It is often quite difficult to define a manager in terms of the tactics, players and shape that they like to go with, as things often change to combat your next opponents, but one noticeable trait of Roberto Mancini’s during his time at Man City thus far has been his defensive attitude which not only stifles some of the clubs creative talents, but fails to get the best out of some of their most expensive acquisitions, namely in this case, £26m summer signing James Milner.
Milner, the swashbuckling try hard, a player that is both dynamic and versatile, has disappointed somewhat since his long drawn out move from former employers Aston Villa to Man City this summer that went some way to signalling the departure of Martin O’Neill from Villa Park.
Last season was a breakout season for the England international, establishing himself as Capello’s ‘go to’ man whenever a position needed filling in the national side, it was his deployment in central midfield that sparked such fine form that prompted moneybags City to move for him.
He scored 7 league goals and delivered an impressive 12 assists from his position just ahead of Stiliyan Petrov in the middle of the park last term, which it makes it all the more strange that despite such perseverance in pursuing his signature based on this form, Mancini has reverted to playing back Milner on the wing.
Of course, £26m (£18m in fact, with £8m value Stephen Ireland being exchanged in the opposite direction) was always way too much for a player that seems to lack the pace to truly trouble the best, but such is the way with the market being inflated for English talent, that a premium is put on such players simply due to the nature of their passports, coupled with the fact that every man and his dog knows that City have money to boot. Yet Milner, by his standards anyway, has been inconsistent this term and for this I don’t blame the player, but his current manager’s tactics.
Man City still very much have the look about them of a team of fine individuals as opposed to a fully functioning outfit, so much so that it prompted England international (still feels slightly odd calling him that) Kevin Davies to say as much via his Twitter feed after Saturday’s lacklustre defeat to City away from home. But it’s in Mancini’s inherent cautiousness that Man City have found their biggest achilles heel to date.
Quite why, with the likes of David Silva, Carlos Tevez, Mario Balotelli and to a lesser extent Adam Johnson and James Milner within their ranks and at his disposal, Mancini feels the need to persist with three recognised holding midfielders in their starting eleven is beyond me.
Gareth Barry’s slump has turned into the norm and he can no longer be expected to look anything other than pedestrian. Nigel De Jong, while a dirty bugger, is certainly one of the best enforcers around, so his position shouldn‘t be under any threat. Whereas Yaya Toure, despite a lovely pass to set up the only goal for Carlos Tevez at the weekend, looks lost at times in an unfamiliarly attacking role.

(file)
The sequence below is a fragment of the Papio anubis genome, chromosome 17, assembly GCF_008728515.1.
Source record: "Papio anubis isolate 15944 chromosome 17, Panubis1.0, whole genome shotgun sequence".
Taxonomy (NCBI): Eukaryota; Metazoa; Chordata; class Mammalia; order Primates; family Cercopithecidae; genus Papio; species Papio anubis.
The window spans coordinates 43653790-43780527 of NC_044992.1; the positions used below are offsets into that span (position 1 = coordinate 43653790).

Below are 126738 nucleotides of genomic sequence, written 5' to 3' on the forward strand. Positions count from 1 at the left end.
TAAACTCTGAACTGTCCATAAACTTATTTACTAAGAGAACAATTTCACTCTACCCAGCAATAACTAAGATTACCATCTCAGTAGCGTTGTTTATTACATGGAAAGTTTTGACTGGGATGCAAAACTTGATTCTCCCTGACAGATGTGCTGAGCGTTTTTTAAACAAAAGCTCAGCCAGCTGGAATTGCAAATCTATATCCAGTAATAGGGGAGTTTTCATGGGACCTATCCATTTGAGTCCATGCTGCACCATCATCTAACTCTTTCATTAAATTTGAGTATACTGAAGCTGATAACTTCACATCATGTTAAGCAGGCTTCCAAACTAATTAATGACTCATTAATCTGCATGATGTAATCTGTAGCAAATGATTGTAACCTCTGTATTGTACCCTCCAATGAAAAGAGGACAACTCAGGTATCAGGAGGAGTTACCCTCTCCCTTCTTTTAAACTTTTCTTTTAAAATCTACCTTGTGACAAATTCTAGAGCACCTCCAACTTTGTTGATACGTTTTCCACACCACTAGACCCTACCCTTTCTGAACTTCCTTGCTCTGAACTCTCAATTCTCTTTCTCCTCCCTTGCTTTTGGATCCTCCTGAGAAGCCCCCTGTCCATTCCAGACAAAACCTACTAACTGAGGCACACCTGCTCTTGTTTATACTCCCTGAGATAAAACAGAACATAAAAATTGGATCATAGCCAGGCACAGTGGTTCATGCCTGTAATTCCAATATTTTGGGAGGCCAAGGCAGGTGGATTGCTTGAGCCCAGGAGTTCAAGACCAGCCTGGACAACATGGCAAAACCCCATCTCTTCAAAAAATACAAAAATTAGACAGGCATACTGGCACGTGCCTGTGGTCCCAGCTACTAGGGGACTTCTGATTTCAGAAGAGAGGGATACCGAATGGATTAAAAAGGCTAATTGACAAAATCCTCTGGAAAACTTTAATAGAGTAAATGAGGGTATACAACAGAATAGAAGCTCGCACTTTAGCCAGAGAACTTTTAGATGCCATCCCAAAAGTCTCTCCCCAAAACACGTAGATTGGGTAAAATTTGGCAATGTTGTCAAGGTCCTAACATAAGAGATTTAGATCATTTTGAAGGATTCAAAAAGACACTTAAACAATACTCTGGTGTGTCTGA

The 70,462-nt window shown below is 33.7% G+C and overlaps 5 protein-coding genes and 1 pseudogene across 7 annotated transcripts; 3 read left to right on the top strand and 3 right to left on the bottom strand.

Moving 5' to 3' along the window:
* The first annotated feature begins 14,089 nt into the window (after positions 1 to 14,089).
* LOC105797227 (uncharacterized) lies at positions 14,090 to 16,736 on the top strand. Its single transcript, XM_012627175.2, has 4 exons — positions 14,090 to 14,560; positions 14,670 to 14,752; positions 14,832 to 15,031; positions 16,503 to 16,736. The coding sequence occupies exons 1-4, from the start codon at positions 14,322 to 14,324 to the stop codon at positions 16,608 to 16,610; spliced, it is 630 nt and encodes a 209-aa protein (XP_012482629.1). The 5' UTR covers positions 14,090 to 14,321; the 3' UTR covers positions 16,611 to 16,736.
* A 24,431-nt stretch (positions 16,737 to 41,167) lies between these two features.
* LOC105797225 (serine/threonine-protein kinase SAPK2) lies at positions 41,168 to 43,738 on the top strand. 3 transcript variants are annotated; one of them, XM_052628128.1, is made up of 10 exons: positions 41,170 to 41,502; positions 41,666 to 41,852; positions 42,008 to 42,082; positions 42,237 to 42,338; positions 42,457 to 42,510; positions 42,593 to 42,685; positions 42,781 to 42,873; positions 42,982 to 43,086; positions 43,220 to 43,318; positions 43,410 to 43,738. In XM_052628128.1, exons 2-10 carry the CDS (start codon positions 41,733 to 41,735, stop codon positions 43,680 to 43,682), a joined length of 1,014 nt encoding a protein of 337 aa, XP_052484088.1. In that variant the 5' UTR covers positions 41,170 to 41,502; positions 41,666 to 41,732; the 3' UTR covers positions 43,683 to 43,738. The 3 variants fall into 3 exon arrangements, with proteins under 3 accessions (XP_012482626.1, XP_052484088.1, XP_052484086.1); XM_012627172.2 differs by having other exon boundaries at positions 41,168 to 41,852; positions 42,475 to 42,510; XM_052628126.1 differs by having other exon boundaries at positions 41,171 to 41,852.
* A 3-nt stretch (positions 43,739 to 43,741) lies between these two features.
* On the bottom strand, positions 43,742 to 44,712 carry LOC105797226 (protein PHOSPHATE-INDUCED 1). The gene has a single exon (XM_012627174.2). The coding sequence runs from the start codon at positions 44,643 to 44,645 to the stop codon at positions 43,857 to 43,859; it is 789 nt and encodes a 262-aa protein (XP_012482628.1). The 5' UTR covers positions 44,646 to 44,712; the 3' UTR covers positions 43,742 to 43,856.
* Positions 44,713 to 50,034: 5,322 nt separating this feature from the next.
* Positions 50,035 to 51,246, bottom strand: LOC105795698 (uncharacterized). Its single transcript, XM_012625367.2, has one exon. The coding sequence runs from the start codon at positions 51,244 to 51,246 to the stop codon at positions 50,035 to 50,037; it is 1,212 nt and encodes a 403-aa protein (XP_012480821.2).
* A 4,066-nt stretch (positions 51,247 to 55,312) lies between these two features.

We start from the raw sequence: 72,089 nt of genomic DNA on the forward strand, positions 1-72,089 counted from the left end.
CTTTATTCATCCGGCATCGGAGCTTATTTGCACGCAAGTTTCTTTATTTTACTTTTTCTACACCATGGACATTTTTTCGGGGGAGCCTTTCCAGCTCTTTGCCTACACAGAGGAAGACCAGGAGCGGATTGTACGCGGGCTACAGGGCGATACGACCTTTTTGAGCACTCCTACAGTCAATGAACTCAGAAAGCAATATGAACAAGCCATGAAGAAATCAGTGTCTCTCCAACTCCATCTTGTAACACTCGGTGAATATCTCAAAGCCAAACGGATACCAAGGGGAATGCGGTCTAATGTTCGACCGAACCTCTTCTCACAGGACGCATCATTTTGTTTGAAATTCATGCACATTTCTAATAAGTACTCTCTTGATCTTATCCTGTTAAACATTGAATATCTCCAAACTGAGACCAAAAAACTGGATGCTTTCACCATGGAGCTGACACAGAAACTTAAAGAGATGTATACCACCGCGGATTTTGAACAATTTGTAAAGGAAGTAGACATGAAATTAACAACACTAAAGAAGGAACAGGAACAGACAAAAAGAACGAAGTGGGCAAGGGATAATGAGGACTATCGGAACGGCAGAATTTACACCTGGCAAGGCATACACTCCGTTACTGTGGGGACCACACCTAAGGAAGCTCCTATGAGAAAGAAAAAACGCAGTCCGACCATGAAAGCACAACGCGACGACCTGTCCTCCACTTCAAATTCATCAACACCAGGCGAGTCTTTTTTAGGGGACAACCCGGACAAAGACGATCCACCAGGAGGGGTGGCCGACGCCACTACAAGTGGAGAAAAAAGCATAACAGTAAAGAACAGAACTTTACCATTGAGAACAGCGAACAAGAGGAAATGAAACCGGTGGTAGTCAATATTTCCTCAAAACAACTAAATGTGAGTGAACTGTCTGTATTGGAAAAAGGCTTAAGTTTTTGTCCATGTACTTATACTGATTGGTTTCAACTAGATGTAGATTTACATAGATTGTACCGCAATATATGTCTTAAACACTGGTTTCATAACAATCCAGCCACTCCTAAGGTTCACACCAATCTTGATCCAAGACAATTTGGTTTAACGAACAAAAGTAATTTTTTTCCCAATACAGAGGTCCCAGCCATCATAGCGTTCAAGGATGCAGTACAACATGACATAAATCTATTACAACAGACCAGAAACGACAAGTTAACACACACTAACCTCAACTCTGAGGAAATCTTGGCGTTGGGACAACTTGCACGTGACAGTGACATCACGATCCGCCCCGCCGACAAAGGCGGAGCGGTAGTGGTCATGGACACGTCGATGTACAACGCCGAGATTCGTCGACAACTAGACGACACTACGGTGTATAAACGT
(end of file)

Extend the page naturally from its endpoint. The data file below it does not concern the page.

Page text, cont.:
Toure is used to playing a full 15 yards further back, a role he’s played throughout most of his career, and while technically he is sound, he looks too cumbersome to provide the spark Mancini is looking for on a consistent enough basis and so the link between midfield and attack is often a stunted one, and the over-reliance on Carlos Tevez has become plain for all to see.
A simple remedy to this would be to abandon some of the shackles that seem to be holding this Man City side back and deploy Milner back into the heart of midfield to add a further attacking dimension to their play through the middle. To an extent, Milner may be tired from his excursions playing for his country in this summer’s World Cup in South Africa, as the fatigue that dogs so many after an international tournament seems to have reared it’s ugly head again this time around with many of the league’s elite that played that travelled to Africa this summer failing to sparkle, but I think in the main, it has to do with his role in the side.
This Man City side, at the moment, do not look like capable of challenging for the title, which sounds ludicrous given the amount of money they’ve spent, and it’s not down to so-called in-fighting or the strength of other sides, for this is the most open title race (not quite sure if it qualifies as one after 16 games yet, but hey ho) in recent memory and the league really is there for the taking this year with every other side possessing such obvious flaws.
The fact of the matter is that Milner, while adept at playing out wide, is not a £26m winger, or even an £18m winger depending on how you approach the value of Milner/Ireland deal. He simply can’t beat his man enough on a regular basis and while his delivery can at times be fantastic, to the tune of 4 assists so far this term, he is so much more when giving the license to tear around in the middle of midfield.
The form that prompted Mancini to part with so much of City’s hard earned came from the centre and that’s where he should be restored, otherwise Tevez will continue to be cut an isolated and frustrated figure and Milner will remain a casualty of Mancini’s meddling.